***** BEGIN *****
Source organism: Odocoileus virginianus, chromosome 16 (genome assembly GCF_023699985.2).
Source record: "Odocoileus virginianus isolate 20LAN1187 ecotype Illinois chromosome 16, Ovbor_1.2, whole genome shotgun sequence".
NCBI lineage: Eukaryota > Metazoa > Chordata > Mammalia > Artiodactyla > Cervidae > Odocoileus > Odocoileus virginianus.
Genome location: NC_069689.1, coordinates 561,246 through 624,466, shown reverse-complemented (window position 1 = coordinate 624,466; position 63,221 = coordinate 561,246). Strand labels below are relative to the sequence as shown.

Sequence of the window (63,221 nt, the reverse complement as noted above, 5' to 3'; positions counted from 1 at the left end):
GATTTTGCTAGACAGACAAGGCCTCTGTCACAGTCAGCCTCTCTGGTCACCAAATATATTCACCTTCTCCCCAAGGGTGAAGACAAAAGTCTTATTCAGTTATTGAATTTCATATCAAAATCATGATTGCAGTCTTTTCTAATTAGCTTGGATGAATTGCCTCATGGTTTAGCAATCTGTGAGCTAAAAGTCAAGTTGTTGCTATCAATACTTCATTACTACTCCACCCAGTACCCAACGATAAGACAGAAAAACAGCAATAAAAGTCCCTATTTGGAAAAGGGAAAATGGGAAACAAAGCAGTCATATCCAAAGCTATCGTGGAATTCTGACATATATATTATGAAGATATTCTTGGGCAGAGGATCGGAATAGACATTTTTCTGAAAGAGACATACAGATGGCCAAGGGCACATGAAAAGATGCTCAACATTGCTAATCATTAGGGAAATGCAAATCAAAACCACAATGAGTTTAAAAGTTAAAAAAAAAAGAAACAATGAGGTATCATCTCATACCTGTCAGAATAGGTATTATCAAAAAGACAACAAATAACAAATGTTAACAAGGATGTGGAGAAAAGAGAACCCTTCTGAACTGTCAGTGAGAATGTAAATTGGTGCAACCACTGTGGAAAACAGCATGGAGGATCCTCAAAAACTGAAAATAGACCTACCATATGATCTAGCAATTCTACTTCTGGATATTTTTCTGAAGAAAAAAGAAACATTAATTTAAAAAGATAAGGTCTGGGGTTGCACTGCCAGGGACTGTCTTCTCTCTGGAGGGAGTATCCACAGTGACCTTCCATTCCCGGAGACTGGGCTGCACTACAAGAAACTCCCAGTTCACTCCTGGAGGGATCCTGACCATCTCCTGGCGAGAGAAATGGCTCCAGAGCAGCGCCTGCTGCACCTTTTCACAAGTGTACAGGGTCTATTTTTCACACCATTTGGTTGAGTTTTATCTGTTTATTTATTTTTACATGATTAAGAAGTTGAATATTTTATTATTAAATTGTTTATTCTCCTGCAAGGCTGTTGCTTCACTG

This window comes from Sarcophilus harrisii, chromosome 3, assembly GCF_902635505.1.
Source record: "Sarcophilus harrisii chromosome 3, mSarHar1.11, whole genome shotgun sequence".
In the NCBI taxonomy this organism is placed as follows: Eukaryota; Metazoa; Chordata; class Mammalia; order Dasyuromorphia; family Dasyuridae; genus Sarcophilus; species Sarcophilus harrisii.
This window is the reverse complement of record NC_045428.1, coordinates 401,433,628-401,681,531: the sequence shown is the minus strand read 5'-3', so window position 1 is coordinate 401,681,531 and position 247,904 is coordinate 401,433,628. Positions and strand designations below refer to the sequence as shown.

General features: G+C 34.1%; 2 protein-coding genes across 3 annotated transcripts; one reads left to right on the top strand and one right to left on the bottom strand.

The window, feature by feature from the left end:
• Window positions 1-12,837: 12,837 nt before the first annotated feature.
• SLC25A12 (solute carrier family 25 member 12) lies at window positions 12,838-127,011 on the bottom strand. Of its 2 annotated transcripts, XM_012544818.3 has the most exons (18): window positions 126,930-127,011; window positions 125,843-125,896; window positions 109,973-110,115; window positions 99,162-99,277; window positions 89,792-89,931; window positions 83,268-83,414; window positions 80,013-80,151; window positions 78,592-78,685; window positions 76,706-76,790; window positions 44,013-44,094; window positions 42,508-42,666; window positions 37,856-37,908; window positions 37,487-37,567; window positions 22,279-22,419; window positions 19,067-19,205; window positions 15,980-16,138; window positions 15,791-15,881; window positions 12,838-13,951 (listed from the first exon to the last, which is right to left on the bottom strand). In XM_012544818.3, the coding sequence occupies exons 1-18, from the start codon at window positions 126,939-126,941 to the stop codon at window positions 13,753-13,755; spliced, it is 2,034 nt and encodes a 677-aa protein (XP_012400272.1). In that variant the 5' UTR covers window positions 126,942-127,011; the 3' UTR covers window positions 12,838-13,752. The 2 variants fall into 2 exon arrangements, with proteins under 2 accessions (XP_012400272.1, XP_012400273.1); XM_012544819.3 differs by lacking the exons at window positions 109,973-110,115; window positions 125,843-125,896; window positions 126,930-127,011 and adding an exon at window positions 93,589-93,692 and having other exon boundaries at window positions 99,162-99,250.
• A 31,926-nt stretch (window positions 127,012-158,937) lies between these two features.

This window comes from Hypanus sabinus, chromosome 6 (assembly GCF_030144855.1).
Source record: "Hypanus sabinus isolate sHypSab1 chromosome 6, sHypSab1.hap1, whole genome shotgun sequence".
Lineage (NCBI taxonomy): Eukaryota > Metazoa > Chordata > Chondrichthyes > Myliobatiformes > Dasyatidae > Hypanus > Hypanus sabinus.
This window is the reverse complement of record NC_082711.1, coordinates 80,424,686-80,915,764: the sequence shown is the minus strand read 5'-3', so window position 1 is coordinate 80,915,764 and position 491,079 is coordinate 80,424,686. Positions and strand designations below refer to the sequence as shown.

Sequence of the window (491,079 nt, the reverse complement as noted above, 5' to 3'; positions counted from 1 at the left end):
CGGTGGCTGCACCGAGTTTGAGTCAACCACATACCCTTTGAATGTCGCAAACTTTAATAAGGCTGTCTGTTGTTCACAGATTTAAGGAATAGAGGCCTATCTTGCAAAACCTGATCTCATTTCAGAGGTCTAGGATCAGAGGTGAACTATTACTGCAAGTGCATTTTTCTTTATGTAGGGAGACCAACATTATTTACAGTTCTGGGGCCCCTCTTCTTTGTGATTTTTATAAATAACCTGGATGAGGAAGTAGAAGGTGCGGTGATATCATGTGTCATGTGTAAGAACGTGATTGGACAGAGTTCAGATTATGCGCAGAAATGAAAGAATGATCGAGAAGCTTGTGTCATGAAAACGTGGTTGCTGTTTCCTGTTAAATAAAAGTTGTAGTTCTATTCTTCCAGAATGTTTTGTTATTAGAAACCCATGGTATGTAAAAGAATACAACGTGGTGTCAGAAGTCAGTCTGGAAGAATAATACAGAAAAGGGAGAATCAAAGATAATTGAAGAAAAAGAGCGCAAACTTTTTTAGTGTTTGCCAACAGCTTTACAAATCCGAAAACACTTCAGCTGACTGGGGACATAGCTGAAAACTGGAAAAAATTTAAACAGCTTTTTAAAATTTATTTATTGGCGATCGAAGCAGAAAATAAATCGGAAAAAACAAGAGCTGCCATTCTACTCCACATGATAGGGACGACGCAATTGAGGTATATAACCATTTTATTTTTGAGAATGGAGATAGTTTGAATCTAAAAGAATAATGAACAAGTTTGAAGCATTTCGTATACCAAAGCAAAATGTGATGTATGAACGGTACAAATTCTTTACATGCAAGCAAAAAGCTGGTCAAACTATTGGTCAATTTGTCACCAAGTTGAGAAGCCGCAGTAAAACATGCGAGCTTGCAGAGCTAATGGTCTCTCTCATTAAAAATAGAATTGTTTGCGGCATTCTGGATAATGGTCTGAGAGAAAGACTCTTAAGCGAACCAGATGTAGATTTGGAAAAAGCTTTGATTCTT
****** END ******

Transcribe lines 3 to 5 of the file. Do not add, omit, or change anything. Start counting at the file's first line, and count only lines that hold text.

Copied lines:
NCBI lineage: Eukaryota > Metazoa > Chordata > Mammalia > Artiodactyla > Cervidae > Odocoileus > Odocoileus virginianus.
Genome location: NC_069689.1, coordinates 561,246 through 624,466, shown reverse-complemented (window position 1 = coordinate 624,466; position 63,221 = coordinate 561,246). Strand labels below are relative to the sequence as shown.

Sequence of the window (63,221 nt, the reverse complement as noted above, 5' to 3'; positions counted from 1 at the left end):